Monday, October 5, 2009

"Monday was the day on which unusual things were allowed, and even expected to happen at the Armitage house."

Every so often, I find a book at the library that I am determined to buy my own copy of even before I finish reading it. This time it's the fabulous collection of children's short stories by Joan Aiken called The Serial Garden: The Complete Armitage Family Stories. Yet again, I feel cheated by not having found these stories as a child. I suppose that British 1950's children's fantasy short stories could have been overlooked by my suburban Los Angeles librarian but it's also entirely possible that these books were sitting right on my library shelves and I just never saw them.

This is a collection of twenty-four stories about the Armitage family, written by Aiken between 1953 and 1998. She is also the author of the Wolves of Willoughby Chase series and many other children's novels and some Jane Austen sequels. The Armitages are a mother, father, daughter and son (with a new baby son in the very last story). The children are Harriet and Mark, school-aged youths who live in a world similar to our own -- except for the magic that surrounds them and causes them to have an inordinate number of adventures and problems. Before they were born, their mother wished on a magic ring that "lots of interesting and unusual things" would happen to her children. Her wish came true and the Armitage children were never bored.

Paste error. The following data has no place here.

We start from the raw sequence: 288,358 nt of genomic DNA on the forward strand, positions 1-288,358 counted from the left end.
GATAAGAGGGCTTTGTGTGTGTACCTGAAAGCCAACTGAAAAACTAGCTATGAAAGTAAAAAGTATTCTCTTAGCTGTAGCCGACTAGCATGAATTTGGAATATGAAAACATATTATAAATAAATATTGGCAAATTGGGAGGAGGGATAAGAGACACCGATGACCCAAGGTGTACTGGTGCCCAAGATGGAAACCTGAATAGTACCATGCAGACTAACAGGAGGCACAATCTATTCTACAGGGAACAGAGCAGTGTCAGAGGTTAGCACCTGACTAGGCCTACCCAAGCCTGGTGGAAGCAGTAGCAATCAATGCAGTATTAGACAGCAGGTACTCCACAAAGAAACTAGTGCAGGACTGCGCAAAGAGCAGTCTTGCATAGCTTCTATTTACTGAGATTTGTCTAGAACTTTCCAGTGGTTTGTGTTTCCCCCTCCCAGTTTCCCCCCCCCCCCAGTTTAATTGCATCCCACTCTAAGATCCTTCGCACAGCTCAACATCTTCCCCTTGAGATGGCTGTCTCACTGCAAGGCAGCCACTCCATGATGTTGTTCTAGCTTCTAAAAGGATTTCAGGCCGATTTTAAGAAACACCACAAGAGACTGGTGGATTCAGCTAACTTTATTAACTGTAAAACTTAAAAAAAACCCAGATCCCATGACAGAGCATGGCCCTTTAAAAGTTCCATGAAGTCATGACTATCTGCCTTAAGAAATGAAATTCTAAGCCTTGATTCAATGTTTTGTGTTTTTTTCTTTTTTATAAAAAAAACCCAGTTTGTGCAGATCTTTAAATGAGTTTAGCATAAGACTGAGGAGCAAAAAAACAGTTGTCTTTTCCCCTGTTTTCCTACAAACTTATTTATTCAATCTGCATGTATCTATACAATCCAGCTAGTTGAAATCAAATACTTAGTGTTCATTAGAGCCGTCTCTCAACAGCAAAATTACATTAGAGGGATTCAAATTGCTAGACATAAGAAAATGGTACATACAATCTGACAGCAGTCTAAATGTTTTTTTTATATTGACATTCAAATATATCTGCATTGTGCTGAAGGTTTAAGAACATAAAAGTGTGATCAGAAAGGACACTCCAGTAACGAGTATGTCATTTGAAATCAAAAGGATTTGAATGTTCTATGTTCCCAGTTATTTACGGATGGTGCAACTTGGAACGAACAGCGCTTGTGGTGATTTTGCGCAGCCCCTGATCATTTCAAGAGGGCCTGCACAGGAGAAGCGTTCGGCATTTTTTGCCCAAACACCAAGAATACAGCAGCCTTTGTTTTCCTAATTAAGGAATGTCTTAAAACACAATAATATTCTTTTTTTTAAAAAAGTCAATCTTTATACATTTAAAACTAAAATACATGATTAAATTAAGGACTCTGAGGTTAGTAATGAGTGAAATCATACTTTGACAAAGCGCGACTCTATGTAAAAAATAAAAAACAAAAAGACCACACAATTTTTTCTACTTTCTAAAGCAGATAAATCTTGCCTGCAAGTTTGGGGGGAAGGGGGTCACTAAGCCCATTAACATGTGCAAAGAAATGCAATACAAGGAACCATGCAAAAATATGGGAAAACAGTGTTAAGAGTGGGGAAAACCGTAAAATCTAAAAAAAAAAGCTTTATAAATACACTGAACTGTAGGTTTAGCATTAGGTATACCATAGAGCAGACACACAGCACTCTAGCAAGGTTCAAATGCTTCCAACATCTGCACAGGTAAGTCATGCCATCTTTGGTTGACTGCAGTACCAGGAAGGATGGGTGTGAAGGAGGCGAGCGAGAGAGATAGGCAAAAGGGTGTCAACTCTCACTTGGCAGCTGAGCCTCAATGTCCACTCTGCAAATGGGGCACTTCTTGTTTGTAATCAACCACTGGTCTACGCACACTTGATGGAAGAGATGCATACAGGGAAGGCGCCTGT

In these stories, you can find

-mischievous metal men
-ghosts, griffins and goblins
-intolerable aunts and uncles
-witches with grudges
-witches with a taste for children
-thieving witches

and a magical garden that brings about the saddest things to happen in any of these stories. I am not going to wait to put a copy of this book on our shelves. These will make perfect bedtime stories for Z in a year or two.

In love with the magic given to British children,

Support our site and buy The Serial Garden: The Complete Armitage Family Stories on Amazon or find it at your local library.

1 comment: